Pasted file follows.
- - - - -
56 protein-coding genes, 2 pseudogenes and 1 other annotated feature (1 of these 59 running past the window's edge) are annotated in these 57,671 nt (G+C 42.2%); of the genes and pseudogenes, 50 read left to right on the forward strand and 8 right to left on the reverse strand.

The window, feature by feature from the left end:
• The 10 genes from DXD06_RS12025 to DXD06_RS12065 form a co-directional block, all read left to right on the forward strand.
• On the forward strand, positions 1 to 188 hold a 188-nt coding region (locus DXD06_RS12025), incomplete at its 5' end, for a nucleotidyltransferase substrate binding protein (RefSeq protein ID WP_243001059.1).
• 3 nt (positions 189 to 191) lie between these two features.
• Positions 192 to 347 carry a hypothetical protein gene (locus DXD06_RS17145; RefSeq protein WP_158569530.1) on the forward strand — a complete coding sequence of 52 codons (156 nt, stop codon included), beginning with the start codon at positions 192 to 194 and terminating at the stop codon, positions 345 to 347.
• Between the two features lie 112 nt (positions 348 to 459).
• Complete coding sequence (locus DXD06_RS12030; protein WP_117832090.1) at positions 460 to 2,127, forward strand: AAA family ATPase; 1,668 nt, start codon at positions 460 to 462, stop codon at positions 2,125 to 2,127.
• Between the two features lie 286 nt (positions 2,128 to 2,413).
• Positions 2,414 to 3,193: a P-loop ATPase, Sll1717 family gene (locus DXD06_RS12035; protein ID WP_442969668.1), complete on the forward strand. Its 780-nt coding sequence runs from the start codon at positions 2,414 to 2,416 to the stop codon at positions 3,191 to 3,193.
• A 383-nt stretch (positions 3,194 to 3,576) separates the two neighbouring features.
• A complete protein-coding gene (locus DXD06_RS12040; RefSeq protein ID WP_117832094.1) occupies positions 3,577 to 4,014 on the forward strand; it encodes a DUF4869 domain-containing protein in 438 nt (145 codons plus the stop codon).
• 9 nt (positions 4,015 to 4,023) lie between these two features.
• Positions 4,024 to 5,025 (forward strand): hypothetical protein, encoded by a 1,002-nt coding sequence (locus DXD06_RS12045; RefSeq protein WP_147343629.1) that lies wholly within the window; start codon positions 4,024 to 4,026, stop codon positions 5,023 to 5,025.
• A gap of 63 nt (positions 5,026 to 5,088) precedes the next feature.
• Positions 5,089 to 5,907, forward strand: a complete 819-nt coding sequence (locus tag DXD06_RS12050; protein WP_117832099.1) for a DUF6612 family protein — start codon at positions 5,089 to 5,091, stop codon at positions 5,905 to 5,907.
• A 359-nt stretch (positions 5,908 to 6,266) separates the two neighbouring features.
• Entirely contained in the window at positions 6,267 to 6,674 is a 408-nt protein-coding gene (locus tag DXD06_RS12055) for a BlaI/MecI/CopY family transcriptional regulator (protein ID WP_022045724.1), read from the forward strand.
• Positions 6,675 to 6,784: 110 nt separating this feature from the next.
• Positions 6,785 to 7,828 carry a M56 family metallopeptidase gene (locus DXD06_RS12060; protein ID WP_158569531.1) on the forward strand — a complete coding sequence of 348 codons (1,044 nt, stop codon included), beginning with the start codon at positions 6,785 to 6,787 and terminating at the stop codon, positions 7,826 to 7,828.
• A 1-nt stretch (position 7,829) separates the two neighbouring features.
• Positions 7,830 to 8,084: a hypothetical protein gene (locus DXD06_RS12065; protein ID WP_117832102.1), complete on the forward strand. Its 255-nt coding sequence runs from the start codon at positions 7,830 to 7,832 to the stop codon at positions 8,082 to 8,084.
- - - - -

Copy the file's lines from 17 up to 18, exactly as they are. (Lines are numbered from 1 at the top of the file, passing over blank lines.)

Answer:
• A 359-nt stretch (positions 5,908 to 6,266) separates the two neighbouring features.
• Entirely contained in the window at positions 6,267 to 6,674 is a 408-nt protein-coding gene (locus tag DXD06_RS12055) for a BlaI/MecI/CopY family transcriptional regulator (protein ID WP_022045724.1), read from the forward strand.